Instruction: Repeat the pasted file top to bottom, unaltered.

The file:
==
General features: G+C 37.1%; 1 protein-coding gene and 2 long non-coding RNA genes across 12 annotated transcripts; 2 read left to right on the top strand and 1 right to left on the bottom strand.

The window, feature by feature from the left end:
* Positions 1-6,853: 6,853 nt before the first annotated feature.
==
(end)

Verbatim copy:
General features: G+C 37.1%; 1 protein-coding gene and 2 long non-coding RNA genes across 12 annotated transcripts; 2 read left to right on the top strand and 1 right to left on the bottom strand.

The window, feature by feature from the left end:
* Positions 1-6,853: 6,853 nt before the first annotated feature.